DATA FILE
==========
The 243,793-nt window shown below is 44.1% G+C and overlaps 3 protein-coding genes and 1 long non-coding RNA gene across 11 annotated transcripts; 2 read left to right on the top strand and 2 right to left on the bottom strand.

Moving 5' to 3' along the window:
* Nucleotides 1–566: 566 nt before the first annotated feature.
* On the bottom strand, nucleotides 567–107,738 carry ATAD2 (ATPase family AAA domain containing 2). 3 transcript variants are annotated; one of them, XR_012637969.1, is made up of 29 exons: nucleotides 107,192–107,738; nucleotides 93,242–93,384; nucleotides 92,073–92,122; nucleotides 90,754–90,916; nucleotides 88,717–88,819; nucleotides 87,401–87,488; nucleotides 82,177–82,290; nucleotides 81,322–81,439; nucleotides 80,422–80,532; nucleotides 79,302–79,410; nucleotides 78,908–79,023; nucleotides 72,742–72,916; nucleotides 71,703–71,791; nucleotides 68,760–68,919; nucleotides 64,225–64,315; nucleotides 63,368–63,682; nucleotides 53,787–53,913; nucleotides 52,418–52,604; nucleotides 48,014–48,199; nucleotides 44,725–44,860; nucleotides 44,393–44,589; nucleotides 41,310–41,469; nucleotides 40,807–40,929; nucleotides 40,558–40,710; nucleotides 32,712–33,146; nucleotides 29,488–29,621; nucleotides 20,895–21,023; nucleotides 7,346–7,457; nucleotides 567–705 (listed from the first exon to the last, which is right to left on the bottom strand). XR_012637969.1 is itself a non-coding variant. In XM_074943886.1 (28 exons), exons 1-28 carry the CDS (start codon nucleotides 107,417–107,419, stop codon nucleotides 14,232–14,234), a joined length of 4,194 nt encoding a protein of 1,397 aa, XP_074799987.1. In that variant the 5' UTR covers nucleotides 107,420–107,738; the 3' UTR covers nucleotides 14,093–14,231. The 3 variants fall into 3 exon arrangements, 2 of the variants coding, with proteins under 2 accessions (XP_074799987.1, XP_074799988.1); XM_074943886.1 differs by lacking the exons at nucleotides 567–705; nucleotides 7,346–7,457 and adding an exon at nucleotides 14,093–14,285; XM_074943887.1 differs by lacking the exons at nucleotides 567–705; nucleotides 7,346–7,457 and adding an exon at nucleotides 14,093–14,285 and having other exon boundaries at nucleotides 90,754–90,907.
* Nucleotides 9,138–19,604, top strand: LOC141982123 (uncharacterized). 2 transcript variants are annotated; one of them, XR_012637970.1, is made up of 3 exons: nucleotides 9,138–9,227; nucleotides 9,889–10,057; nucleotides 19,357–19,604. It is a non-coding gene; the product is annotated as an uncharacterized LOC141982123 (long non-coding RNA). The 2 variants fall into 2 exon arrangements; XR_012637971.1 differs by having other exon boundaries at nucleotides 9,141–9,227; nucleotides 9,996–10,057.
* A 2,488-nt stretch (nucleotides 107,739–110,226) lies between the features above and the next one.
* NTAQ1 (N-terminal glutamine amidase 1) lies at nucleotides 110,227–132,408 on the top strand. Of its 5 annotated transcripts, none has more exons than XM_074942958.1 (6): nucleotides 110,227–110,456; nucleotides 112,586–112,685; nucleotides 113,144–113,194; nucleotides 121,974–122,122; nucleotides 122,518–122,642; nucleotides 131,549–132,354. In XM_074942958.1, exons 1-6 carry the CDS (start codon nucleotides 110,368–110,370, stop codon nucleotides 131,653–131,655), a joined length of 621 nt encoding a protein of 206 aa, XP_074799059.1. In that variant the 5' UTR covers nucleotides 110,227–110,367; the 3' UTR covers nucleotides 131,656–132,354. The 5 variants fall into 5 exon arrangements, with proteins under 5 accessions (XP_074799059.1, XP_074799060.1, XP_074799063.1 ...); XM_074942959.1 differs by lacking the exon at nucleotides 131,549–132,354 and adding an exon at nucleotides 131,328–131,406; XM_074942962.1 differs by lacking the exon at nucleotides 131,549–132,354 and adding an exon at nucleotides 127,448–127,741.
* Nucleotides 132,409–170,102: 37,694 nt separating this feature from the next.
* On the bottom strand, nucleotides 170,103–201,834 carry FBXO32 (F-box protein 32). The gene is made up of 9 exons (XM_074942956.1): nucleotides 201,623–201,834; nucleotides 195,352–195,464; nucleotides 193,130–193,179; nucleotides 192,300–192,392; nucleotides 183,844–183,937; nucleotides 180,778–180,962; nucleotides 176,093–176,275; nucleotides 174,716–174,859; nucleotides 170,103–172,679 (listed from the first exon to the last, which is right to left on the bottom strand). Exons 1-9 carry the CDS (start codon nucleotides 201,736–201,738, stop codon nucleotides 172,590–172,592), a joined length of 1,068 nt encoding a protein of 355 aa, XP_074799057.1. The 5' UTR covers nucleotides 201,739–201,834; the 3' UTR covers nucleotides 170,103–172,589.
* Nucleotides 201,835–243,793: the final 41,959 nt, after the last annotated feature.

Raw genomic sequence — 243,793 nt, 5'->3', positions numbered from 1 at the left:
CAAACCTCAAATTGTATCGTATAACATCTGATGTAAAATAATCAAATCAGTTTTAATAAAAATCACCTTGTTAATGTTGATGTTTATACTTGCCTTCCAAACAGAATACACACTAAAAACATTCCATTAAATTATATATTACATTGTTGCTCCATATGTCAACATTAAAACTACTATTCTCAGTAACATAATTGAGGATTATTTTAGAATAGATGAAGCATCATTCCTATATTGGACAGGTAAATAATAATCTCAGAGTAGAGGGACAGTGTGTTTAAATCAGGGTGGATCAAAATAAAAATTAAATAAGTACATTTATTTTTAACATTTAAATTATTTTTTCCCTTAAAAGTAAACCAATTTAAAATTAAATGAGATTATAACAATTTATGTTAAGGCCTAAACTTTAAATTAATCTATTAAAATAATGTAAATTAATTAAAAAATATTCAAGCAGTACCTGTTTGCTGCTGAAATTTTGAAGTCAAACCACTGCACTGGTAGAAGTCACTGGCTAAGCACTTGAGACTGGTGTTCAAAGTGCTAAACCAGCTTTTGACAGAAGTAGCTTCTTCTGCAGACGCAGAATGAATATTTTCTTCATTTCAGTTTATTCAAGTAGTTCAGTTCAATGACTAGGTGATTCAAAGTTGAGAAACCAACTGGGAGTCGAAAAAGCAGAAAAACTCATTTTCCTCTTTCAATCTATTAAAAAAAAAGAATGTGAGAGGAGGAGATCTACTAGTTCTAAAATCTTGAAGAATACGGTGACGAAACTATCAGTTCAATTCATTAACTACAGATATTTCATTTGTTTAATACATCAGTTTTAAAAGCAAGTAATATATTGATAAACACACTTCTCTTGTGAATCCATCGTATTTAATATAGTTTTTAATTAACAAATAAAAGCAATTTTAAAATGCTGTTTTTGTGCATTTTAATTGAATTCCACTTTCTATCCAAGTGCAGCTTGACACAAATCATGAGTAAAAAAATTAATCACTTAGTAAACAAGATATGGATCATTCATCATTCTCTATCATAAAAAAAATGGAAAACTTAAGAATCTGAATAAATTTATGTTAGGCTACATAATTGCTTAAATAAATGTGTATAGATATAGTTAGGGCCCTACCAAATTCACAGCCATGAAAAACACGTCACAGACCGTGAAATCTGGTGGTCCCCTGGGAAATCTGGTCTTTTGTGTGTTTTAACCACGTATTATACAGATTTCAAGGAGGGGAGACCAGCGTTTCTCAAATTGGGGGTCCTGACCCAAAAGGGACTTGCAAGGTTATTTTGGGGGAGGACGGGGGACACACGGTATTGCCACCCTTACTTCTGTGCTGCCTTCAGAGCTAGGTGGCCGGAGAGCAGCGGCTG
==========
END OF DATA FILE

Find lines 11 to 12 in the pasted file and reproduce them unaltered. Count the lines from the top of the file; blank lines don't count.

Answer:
Raw genomic sequence — 243,793 nt, 5'->3', positions numbered from 1 at the left:
CAAACCTCAAATTGTATCGTATAACATCTGATGTAAAATAATCAAATCAGTTTTAATAAAAATCACCTTGTTAATGTTGATGTTTATACTTGCCTTCCAAACAGAATACACACTAAAAACATTCCATTAAATTATATATTACATTGTTGCTCCATATGTCAACATTAAAACTACTATTCTCAGTAACATAATTGAGGATTATTTTAGAATAGATGAAGCATCATTCCTATATTGGACAGGTAAATAATAATCTCAGAGTAGAGGGACAGTGTGTTTAAATCAGGGTGGATCAAAATAAAAATTAAATAAGTACATTTATTTTTAACATTTAAATTATTTTTTCCCTTAAAAGTAAACCAATTTAAAATTAAATGAGATTATAACAATTTATGTTAAGGCCTAAACTTTAAATTAATCTATTAAAATAATGTAAATTAATTAAAAAATATTCAAGCAGTACCTGTTTGCTGCTGAAATTTTGAAGTCAAACCACTGCACTGGTAGAAGTCACTGGCTAAGCACTTGAGACTGGTGTTCAAAGTGCTAAACCAGCTTTTGACAGAAGTAGCTTCTTCTGCAGACGCAGAATGAATATTTTCTTCATTTCAGTTTATTCAAGTAGTTCAGTTCAATGACTAGGTGATTCAAAGTTGAGAAACCAACTGGGAGTCGAAAAAGCAGAAAAACTCATTTTCCTCTTTCAATCTATTAAAAAAAAAGAATGTGAGAGGAGGAGATCTACTAGTTCTAAAATCTTGAAGAATACGGTGACGAAACTATCAGTTCAATTCATTAACTACAGATATTTCATTTGTTTAATACATCAGTTTTAAAAGCAAGTAATATATTGATAAACACACTTCTCTTGTGAATCCATCGTATTTAATATAGTTTTTAATTAACAAATAAAAGCAATTTTAAAATGCTGTTTTTGTGCATTTTAATTGAATTCCACTTTCTATCCAAGTGCAGCTTGACACAAATCATGAGTAAAAAAATTAATCACTTAGTAAACAAGATATGGATCATTCATCATTCTCTATCATAAAAAAAATGGAAAACTTAAGAATCTGAATAAATTTATGTTAGGCTACATAATTGCTTAAATAAATGTGTATAGATATAGTTAGGGCCCTACCAAATTCACAGCCATGAAAAACACGTCACAGACCGTGAAATCTGGTGGTCCCCTGGGAAATCTGGTCTTTTGTGTGTTTTAACCACGTATTATACAGATTTCAAGGAGGGGAGACCAGCGTTTCTCAAATTGGGGGTCCTGACCCAAAAGGGACTTGCAAGGTTATTTTGGGGGAGGACGGGGGACACACGGTATTGCCACCCTTACTTCTGTGCTGCCTTCAGAGCTAGGTGGCCGGAGAGCAGCGGCTG